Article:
The president who stood in the Rose Garden Friday to deliver an address on lowering prescription drug prices wasn’t the same one who, less than 18 months ago, decried pharma companies for “getting away with murder.”
Instead, standing next to the former CEO of Eli Lilly USA, a substantially less bombastic President Trump delivered a measured and speedy address—and unveiled a menu of potential policy changes—that hardly touch the industry he once denounced.
“I’ve instructed Secretary Azar to begin moving forward on reforms that will bring soaring drug prices back down to earth,” Trump said. “We will have tougher negotiation, more competition, and much lower prices at the pharmacy counter. And it will start to take effect very soon.”
The restrained address followed at least two weeks in which the president’s remarks — and hints from his top deputies about what he might say — dominated much of Washington and Wall Street’s attention. In the end, however, the policies were largely a repeat of proposals first unveiled in the Trump administration’s February budget request, or hinted at in other regulations.
They also remain mere proposals—another set in a long list of potential actions that the Trump administration has trumpeted and publicized but not yet enacted.
Even the strongest among them, moreover, is a far cry from the bold, progressive ideas Trump championed on the campaign trail, like calling on Congress to allow Medicare to negotiate prices for prescriptions or importing drugs from other countries. Various policies are better for one health care industry than another—but it isn’t clear at all whether patients, especially those who aren’t on Medicare—will notice any difference, especially in the short-term.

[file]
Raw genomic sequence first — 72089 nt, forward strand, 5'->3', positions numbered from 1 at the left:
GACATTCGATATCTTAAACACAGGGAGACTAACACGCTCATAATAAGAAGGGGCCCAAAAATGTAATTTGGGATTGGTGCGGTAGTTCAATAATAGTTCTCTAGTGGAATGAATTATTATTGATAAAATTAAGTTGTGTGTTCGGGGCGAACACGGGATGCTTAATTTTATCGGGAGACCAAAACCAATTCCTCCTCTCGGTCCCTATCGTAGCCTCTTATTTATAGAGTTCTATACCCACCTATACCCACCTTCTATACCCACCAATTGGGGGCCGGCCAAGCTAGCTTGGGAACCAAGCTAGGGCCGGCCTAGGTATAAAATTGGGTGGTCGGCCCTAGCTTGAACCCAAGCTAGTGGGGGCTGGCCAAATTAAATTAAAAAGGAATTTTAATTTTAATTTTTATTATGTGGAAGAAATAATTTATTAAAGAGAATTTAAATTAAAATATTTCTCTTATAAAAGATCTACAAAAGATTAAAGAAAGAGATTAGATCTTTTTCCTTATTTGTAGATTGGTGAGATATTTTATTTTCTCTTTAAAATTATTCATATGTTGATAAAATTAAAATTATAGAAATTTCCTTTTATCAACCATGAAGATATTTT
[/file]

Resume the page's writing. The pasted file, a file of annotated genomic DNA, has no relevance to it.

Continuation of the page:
Drug makers, in particular, will largely escape these policies with little impact. If anything, the administration’s potential efforts to pressure foreign trading partners to “pay more” for drugs will improve their bottom lines.
Their well-paid lobbyists, however, didn’t fare so well.
“The drug lobby is making an absolute fortune at the expense of American consumers,” Trump said. “No industry spends more money on lobbying than the pharmaceutical, health products industry.”
At that line, Health and Human Services Deputy Secretary Eric Hargan raised an eyebrow. Office of Management and Budget Director Mick Mulvaney, also present in the Rose Garden, rubbed his forehead.
Perhaps the hardest hit, at least rhetorically: the pharmacy benefit managers, often referred to as “middlemen,” who negotiate with pharmaceutical companies to reduce the cost of drugs on behalf of insurers and employers. The industry has become a favorite of pharma’s, as it works to shift blame for high prices onto other sectors.
“We’re very much eliminating the middlemen,” Trump said. “The middlemen became very, very rich. Whoever those middlemen were, and a lot of people never even figured it out, they’re rich. They won’t be so rich anymore.”
Someone who used to be one of those middlemen now has a large role shaping policy — Daniel Best, Azar’s senior adviser on drug pricing, was hired in April from CVS Caremark, a pharmacy benefit manager, where he made over $500,000.
Lev Facher contributed reporting.